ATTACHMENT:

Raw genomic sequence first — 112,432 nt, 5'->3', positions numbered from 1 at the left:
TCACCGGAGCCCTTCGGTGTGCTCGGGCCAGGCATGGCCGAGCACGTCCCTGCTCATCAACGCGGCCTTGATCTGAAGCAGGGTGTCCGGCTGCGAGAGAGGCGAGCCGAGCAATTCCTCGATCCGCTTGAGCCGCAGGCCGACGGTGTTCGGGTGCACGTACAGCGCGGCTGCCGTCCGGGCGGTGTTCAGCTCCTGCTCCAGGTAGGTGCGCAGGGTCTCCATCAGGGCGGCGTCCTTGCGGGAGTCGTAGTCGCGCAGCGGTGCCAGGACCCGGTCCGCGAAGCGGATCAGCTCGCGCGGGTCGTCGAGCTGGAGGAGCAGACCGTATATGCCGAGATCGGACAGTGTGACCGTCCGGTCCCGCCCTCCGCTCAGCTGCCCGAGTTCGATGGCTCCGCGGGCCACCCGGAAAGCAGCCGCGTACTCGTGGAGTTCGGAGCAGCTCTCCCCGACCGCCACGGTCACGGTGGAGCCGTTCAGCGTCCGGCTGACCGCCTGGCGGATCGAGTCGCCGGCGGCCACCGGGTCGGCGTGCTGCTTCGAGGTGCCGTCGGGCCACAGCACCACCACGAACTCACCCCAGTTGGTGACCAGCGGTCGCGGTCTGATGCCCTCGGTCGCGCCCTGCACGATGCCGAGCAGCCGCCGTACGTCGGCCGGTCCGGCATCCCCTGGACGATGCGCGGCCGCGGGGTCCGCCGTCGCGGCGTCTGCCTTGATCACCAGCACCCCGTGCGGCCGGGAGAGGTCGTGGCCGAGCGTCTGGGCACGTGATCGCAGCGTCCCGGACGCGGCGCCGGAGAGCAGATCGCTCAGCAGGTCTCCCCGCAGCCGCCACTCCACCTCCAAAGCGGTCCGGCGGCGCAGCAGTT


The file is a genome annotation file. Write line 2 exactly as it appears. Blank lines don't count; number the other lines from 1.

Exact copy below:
TCACCGGAGCCCTTCGGTGTGCTCGGGCCAGGCATGGCCGAGCACGTCCCTGCTCATCAACGCGGCCTTGATCTGAAGCAGGGTGTCCGGCTGCGAGAGAGGCGAGCCGAGCAATTCCTCGATCCGCTTGAGCCGCAGGCCGACGGTGTTCGGGTGCACGTACAGCGCGGCTGCCGTCCGGGCGGTGTTCAGCTCCTGCTCCAGGTAGGTGCGCAGGGTCTCCATCAGGGCGGCGTCCTTGCGGGAGTCGTAGTCGCGCAGCGGTGCCAGGACCCGGTCCGCGAAGCGGATCAGCTCGCGCGGGTCGTCGAGCTGGAGGAGCAGACCGTATATGCCGAGATCGGACAGTGTGACCGTCCGGTCCCGCCCTCCGCTCAGCTGCCCGAGTTCGATGGCTCCGCGGGCCACCCGGAAAGCAGCCGCGTACTCGTGGAGTTCGGAGCAGCTCTCCCCGACCGCCACGGTCACGGTGGAGCCGTTCAGCGTCCGGCTGACCGCCTGGCGGATCGAGTCGCCGGCGGCCACCGGGTCGGCGTGCTGCTTCGAGGTGCCGTCGGGCCACAGCACCACCACGAACTCACCCCAGTTGGTGACCAGCGGTCGCGGTCTGATGCCCTCGGTCGCGCCCTGCACGATGCCGAGCAGCCGCCGTACGTCGGCCGGTCCGGCATCCCCTGGACGATGCGCGGCCGCGGGGTCCGCCGTCGCGGCGTCTGCCTTGATCACCAGCACCCCGTGCGGCCGGGAGAGGTCGTGGCCGAGCGTCTGGGCACGTGATCGCAGCGTCCCGGACGCGGCGCCGGAGAGCAGATCGCTCAGCAGGTCTCCCCGCAGCCGCCACTCCACCTCCAAAGCGGTCCGGCGGCGCAGCAGTT